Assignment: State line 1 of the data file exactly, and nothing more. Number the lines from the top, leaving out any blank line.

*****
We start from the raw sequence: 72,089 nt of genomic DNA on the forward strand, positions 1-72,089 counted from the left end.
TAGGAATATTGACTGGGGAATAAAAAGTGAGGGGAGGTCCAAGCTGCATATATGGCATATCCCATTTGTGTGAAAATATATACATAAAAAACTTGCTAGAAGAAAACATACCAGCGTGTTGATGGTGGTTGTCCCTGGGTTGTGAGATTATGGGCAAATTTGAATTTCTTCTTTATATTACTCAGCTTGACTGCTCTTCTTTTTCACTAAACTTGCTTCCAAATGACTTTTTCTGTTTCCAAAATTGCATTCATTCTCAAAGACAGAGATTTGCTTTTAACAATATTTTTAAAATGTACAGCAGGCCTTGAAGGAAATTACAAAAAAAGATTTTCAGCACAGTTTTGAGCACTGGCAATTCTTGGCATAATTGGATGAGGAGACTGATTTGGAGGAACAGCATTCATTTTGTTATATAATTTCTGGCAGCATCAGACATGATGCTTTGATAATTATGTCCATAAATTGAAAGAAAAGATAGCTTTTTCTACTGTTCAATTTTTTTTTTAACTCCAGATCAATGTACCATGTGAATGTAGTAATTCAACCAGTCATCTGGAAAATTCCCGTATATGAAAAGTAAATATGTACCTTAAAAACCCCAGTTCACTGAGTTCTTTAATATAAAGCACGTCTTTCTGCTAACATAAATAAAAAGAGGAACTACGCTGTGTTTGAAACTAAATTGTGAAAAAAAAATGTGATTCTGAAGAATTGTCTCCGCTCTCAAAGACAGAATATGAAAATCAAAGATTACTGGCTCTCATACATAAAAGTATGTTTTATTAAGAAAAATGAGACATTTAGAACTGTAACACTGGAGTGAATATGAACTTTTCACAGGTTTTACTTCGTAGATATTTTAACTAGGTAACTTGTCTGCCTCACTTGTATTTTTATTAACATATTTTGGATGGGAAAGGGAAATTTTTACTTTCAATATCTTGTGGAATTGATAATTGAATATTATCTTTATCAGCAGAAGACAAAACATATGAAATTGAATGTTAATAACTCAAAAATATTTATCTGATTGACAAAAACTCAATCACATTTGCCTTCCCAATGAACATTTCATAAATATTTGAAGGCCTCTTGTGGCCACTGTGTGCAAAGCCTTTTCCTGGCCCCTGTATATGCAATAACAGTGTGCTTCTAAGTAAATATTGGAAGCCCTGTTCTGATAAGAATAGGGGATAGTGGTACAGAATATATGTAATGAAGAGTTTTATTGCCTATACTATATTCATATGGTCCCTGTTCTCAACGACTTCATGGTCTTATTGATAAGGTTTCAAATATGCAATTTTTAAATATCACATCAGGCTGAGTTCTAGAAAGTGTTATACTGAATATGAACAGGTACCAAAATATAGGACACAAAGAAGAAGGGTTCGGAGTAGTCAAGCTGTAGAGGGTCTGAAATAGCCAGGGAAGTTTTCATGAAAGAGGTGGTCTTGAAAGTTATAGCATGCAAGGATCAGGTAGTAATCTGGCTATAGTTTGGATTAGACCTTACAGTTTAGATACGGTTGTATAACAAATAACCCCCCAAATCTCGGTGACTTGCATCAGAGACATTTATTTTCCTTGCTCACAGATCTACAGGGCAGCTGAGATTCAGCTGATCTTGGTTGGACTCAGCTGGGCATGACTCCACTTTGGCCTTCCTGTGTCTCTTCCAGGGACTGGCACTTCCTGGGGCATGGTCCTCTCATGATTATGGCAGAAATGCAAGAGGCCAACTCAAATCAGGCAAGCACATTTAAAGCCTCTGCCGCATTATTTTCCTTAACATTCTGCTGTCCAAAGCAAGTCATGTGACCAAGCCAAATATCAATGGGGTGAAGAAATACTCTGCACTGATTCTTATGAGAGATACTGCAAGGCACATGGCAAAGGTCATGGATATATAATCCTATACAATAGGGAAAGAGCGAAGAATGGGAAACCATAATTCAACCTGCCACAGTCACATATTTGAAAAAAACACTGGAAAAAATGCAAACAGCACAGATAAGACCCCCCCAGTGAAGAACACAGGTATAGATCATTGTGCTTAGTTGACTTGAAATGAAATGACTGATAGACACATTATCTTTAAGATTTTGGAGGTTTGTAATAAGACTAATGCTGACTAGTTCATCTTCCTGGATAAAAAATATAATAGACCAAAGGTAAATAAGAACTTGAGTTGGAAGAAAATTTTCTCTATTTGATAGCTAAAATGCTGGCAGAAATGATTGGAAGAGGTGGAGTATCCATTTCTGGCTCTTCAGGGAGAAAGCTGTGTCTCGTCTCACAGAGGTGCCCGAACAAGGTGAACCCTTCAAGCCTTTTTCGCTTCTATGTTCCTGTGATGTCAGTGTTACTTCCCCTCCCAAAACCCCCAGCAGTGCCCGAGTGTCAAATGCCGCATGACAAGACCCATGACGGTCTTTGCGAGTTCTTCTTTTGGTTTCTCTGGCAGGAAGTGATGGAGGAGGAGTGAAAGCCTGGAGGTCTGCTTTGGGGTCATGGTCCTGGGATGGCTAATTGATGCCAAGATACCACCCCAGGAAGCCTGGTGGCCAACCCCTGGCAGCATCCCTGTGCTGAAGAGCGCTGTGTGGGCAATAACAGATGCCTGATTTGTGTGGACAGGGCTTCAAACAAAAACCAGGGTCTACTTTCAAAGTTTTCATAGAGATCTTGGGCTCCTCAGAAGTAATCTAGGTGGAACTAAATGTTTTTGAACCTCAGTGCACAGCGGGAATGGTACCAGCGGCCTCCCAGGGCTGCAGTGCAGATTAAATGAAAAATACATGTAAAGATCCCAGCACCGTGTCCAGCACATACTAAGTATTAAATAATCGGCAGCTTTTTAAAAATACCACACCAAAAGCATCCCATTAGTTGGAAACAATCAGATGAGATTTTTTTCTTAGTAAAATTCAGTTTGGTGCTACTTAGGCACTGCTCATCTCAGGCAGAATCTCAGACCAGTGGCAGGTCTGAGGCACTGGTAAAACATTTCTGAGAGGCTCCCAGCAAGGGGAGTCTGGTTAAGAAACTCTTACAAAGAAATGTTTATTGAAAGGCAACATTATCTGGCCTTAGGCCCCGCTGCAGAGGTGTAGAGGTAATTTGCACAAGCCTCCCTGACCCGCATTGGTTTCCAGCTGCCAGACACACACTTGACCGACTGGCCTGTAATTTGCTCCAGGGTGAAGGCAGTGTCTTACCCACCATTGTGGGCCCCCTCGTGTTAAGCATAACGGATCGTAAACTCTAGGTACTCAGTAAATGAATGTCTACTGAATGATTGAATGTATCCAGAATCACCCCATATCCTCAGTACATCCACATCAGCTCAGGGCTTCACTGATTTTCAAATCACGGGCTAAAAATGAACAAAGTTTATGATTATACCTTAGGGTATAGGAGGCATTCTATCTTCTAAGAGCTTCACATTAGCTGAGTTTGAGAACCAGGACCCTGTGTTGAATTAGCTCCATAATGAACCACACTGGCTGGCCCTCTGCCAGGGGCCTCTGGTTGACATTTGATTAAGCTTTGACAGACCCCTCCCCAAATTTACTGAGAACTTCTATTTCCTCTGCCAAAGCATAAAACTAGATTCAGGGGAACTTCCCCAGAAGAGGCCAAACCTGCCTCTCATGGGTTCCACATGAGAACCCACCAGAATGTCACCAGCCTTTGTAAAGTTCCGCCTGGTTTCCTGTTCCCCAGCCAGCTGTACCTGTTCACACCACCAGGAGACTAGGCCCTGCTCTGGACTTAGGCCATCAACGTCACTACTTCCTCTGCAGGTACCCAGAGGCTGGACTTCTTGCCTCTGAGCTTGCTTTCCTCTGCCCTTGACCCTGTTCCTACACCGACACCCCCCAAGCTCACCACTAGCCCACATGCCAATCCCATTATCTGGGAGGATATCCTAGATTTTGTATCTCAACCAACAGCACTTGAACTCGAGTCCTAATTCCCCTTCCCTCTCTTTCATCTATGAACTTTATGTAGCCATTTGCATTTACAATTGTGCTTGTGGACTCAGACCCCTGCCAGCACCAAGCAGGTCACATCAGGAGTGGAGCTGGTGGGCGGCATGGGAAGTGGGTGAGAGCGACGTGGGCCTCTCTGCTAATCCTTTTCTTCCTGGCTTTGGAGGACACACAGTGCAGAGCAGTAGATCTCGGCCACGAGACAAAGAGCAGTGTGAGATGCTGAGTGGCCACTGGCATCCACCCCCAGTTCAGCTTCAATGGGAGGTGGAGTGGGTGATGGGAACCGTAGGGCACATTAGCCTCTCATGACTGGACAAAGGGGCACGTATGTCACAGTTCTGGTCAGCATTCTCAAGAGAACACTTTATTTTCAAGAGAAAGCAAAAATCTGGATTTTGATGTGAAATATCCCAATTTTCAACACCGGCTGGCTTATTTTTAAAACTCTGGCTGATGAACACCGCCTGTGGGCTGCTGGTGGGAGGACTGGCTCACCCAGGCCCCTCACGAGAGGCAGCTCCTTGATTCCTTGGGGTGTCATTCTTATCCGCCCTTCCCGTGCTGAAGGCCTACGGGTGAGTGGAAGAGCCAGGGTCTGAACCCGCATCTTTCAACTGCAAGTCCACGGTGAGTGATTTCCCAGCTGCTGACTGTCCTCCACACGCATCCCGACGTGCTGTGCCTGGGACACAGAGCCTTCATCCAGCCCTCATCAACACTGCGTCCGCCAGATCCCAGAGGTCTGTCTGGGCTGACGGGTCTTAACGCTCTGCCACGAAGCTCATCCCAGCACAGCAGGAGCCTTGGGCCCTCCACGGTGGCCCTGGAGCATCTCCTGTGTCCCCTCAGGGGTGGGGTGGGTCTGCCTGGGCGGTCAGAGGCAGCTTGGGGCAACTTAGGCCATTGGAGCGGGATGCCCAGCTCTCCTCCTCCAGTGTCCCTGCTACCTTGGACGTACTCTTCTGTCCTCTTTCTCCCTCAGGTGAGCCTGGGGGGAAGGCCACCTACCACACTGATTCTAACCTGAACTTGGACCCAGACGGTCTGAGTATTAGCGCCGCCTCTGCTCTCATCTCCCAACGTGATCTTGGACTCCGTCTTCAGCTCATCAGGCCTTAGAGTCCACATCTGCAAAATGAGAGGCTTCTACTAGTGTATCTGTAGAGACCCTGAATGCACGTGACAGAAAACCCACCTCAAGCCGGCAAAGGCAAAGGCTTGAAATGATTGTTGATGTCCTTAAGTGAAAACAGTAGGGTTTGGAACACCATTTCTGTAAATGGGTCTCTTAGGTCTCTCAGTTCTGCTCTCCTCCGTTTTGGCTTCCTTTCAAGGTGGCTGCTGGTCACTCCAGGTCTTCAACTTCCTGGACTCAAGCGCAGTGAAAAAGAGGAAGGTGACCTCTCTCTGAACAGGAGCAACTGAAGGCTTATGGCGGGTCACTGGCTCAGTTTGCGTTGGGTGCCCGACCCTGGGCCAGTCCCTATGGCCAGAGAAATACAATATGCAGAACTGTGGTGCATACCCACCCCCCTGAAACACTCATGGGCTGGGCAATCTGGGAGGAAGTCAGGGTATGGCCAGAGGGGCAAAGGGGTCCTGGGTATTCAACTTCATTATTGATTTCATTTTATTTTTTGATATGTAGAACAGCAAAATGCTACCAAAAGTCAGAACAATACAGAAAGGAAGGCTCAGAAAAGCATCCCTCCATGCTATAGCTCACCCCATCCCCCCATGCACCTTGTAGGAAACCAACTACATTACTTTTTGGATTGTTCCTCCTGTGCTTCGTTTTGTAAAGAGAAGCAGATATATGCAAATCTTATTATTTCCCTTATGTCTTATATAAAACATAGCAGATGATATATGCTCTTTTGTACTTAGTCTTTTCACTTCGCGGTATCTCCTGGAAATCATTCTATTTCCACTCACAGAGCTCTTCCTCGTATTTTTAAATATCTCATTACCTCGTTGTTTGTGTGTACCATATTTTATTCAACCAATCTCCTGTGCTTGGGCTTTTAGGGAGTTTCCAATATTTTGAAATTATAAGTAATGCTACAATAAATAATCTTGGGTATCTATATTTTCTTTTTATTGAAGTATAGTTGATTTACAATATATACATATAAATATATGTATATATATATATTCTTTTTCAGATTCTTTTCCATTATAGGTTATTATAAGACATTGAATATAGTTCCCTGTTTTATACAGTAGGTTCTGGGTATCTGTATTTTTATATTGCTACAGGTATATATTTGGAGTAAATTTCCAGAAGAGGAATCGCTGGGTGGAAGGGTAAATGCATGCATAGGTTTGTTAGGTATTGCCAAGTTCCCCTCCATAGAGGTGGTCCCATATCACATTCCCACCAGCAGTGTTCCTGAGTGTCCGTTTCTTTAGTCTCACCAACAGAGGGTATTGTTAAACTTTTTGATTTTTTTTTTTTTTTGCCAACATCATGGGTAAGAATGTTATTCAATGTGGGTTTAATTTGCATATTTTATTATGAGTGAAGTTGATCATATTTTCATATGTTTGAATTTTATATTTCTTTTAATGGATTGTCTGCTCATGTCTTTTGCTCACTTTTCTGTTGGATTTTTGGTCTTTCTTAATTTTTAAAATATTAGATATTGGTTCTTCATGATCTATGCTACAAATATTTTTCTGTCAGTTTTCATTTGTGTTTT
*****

We start from the raw sequence: 72,089 nt of genomic DNA on the forward strand, positions 1-72,089 counted from the left end.